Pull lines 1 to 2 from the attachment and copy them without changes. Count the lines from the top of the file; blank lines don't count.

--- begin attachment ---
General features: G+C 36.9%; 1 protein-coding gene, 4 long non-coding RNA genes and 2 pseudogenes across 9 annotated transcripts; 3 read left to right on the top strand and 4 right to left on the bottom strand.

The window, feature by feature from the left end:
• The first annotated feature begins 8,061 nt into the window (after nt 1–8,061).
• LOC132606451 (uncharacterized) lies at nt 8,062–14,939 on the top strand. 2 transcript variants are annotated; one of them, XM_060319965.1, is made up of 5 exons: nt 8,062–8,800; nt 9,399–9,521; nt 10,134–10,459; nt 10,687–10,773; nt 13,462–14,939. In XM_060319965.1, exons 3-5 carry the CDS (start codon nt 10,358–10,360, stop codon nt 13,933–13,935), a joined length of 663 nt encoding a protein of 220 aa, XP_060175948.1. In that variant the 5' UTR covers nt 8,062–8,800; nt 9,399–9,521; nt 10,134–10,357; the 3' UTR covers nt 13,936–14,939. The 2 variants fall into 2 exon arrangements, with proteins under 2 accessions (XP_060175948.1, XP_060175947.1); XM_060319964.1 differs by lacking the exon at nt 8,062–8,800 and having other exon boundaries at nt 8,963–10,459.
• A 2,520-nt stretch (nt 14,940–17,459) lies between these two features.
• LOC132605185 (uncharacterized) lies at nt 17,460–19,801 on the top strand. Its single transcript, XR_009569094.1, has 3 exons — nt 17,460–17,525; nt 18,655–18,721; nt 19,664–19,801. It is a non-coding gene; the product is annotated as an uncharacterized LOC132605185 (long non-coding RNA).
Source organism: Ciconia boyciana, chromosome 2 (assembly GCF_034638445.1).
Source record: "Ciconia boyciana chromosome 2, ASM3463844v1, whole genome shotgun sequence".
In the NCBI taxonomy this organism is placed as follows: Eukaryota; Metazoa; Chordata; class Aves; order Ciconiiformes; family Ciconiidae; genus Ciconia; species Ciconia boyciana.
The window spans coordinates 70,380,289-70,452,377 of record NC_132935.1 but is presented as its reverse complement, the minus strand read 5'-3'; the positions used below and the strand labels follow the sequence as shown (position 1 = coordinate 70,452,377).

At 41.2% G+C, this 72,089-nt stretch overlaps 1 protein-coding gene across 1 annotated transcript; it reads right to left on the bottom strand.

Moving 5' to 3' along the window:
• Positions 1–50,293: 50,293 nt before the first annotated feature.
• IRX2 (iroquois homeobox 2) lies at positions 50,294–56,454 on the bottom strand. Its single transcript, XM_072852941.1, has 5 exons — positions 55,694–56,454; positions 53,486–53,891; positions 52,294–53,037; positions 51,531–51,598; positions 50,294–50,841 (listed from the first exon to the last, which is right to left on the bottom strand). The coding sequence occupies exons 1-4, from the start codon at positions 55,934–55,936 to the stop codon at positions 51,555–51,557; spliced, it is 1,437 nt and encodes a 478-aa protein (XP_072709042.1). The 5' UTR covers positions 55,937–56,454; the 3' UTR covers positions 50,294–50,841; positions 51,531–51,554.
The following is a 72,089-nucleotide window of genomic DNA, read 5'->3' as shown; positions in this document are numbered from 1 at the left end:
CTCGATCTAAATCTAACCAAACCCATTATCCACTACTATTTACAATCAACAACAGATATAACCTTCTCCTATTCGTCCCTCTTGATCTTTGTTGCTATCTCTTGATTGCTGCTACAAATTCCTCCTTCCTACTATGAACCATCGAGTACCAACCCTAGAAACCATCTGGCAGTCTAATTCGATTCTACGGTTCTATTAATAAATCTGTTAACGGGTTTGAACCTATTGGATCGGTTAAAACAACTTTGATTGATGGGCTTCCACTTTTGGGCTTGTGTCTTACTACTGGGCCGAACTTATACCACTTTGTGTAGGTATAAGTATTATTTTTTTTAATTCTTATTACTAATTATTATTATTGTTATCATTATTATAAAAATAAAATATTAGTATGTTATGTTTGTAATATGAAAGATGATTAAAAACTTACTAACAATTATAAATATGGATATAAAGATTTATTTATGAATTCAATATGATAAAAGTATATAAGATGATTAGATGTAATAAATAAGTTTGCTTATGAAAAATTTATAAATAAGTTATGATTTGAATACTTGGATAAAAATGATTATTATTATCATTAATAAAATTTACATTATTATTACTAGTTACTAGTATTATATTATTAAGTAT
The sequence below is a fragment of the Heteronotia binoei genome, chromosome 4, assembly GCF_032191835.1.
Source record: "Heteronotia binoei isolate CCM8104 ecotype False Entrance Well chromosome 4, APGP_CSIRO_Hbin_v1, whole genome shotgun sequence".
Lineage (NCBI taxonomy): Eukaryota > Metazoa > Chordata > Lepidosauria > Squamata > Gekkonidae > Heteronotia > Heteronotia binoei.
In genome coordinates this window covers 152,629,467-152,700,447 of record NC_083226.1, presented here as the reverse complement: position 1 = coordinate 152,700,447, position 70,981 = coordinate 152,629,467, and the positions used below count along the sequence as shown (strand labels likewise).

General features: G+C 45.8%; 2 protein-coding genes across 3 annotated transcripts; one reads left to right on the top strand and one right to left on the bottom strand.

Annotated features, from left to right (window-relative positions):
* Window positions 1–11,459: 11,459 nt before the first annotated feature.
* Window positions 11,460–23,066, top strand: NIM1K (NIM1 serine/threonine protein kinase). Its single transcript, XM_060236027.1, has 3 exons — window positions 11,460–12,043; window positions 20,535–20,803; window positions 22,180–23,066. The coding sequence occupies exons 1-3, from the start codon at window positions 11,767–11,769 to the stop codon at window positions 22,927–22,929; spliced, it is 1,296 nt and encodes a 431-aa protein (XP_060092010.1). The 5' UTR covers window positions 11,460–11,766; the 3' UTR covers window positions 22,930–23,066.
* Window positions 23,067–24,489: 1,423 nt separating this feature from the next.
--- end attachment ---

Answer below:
General features: G+C 36.9%; 1 protein-coding gene, 4 long non-coding RNA genes and 2 pseudogenes across 9 annotated transcripts; 3 read left to right on the top strand and 4 right to left on the bottom strand.

The window, feature by feature from the left end: